In this work, we tackle the problem of early detection of Alzheimer’s disease (AD). By 2050, the number of people aged over 60 years will be raised by 1. 25 billion, constituting 22% of the global population, with 79% living in the world’s less developed. The benefits of AD early detection include -but not limited to- postponing sending the elderly to an institution, asking the elderly to take important decisions now not later, treating depression, improving caregiver’s mood, delaying the onset of dementia, and taking interventive actions. From a clinical aspect, AD can be divided into three episodes. During the first one, individuals are cognitively normal but some of them may have AD changes in brain pathology. Next comes the mild cognitive impairment (MCI), where the earliest cognitive symptoms start to occur but they do not meet the criteria for dementia. Final one is dementia, deﬁned as impairments in multiple domains that are severe enough to produce loss of functioning in the activities of daily living. The aim of this study is to apply CNN on neuroimages that are quite diverse and variable from one subject to another.
Commonly-used image datasets do not involve that level of differences between subjects belonging to the same class. In addition, we assume that our network would be versatile and competent when compared with other machine learning techniques. Methods We used the data provided by the Alzheimer’s Disease Neuroimaging Initiative (ADNI) database (adni. loni. usc. edu). Our dataset comprised 179 normal controls (NC), 134 MCI, and 85 AD. We normalized the MRI scans to the MNI reference space using the DARTEL algorithm implemented in SPM8. We selected negative amyloid-Beta protein (Aβ) NC and positive Aβ for other groups to compare against, thus the dataset became 126 NC, 96 MCI, and 75 AD. Further, we removed the effect of covariates; i. e. age, gender, and total intracranial volume (TIV) from images using linear regression. We identified all coronal slices incorporating the hippocampus, and then fed every other slice into custom CNN.
In our CNN design, all twelve scan slices defined individual channels of the input layer. The input layer was connected to two convolutional blocks, and then one fully connected layer, softmax and classification layers. Each individual convolution block consisted of convolution, maxpooling, rectified linear unit (Relu), and dropout layers. We adopted a six-fold cross validation scheme. We put the test portion apart and the rest was split into training and validation using internal four-fold cross-validation topology. More specifically, during each internal fold, after every twenty iterations, we fed forward the learned weights on the validation set; it keeps training till either validation set loss would become smaller than the previously smallest loss during five epochs or till the maximum number of fifty epochs is reached, whichever is earlier, we reshuffle the training and validation sets, and again forward feeding was repeated fifteen times; when the repetitions were complete, we started a blank network on the next fold of the six-folds.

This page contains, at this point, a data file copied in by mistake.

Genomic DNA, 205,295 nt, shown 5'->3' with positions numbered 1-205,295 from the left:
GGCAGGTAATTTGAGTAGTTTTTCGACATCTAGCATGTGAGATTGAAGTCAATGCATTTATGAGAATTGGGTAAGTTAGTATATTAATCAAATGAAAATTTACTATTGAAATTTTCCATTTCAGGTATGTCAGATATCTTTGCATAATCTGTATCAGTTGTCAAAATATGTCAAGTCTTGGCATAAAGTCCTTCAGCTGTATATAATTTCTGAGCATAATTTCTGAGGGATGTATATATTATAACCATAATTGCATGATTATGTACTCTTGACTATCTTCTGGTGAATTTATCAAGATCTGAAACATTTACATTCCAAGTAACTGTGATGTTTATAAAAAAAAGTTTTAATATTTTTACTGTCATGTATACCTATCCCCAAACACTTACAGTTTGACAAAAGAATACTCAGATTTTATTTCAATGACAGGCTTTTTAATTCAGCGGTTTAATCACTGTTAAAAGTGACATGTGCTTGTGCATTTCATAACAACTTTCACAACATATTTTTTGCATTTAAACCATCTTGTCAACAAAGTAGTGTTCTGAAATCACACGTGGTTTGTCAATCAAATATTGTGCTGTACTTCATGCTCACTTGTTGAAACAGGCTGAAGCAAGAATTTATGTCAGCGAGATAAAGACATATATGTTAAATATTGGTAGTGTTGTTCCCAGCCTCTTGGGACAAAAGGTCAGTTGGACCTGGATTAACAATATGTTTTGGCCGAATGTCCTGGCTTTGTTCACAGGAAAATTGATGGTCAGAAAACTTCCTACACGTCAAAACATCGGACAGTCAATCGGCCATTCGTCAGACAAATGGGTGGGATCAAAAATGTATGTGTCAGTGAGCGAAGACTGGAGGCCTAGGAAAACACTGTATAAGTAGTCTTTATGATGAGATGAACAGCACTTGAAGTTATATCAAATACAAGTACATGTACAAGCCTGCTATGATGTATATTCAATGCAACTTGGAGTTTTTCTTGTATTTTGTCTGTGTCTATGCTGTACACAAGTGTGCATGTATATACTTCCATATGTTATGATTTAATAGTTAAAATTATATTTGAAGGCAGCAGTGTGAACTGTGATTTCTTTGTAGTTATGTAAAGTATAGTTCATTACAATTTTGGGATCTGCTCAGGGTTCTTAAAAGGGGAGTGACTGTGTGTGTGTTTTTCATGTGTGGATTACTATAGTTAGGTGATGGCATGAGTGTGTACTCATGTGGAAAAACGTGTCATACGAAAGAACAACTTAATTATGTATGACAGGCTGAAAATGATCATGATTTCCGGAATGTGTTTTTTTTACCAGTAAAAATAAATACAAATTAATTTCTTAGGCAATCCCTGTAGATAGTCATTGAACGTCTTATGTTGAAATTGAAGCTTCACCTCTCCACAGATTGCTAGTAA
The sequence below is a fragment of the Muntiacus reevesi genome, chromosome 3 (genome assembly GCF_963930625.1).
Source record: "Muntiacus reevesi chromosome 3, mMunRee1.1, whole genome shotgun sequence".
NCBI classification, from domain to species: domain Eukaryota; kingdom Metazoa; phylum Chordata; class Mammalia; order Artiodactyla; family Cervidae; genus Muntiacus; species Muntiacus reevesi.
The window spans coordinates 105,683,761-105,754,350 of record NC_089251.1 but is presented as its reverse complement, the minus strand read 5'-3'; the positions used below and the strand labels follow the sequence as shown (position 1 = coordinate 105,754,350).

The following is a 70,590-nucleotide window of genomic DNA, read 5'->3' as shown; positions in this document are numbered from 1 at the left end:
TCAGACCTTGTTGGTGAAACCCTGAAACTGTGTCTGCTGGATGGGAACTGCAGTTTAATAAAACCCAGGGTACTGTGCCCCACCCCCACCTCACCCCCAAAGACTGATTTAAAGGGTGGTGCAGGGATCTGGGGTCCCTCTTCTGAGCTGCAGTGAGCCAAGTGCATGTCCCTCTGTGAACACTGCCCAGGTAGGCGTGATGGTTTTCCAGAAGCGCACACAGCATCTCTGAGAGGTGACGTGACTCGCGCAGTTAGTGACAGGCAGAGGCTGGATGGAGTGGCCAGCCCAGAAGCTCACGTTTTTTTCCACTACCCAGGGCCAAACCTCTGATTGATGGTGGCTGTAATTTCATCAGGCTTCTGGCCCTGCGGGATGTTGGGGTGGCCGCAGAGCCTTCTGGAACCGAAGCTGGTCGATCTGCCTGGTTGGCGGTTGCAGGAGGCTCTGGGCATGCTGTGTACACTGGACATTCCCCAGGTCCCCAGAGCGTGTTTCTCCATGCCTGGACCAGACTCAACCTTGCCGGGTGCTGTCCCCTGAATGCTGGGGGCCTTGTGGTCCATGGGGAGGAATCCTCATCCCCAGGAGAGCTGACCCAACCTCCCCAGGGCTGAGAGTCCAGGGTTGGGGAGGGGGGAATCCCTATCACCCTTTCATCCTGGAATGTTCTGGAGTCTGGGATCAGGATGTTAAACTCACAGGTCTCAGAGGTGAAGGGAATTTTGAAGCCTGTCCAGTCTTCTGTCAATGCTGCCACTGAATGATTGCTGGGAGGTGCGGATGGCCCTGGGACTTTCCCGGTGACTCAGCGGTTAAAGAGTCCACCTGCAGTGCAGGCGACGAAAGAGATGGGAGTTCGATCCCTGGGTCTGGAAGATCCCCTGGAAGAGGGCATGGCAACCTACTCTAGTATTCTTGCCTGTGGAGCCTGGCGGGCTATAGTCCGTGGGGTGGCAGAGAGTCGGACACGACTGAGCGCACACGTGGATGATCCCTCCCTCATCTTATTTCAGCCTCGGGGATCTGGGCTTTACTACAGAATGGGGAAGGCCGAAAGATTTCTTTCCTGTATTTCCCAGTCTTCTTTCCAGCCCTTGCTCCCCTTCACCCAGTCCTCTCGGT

We implemented our network using Matlab 2018a running under CentOS Linux with eight Intel Xeon CPU cores @2. 4GHz. Results What is the accuracy reached? How many iterations did the network need to converge? Which patterns did the network learn to detect AD? Interestingly, we found out that shuffling the training and validation sets and refeeding them again to the network -with previous weights as initialization- turned out to be fruitful when implemented on the test dataset in the sense that accuracy has increased. It is worth noting that increasing the number of layers beyond two resulted in deterioration in classification performance.
Using previously-trained CNN; namely, alexnet, vgg16, and resnet, resulted in poor accuracy. This is attributed to the fact that the training was done on completely different dataset of much lower variability than brain scans. Conclusions Does the approach appear useful for automated detection of AD?What remains quite challenging is the detection of subjects with subjective memory complaints (SMC); their cognitive tests are almost identical to that of normal subjects. Furthermore, optimizing the designation problem of the CNN itself; the number of layers and their sizes is quite worth to explore.
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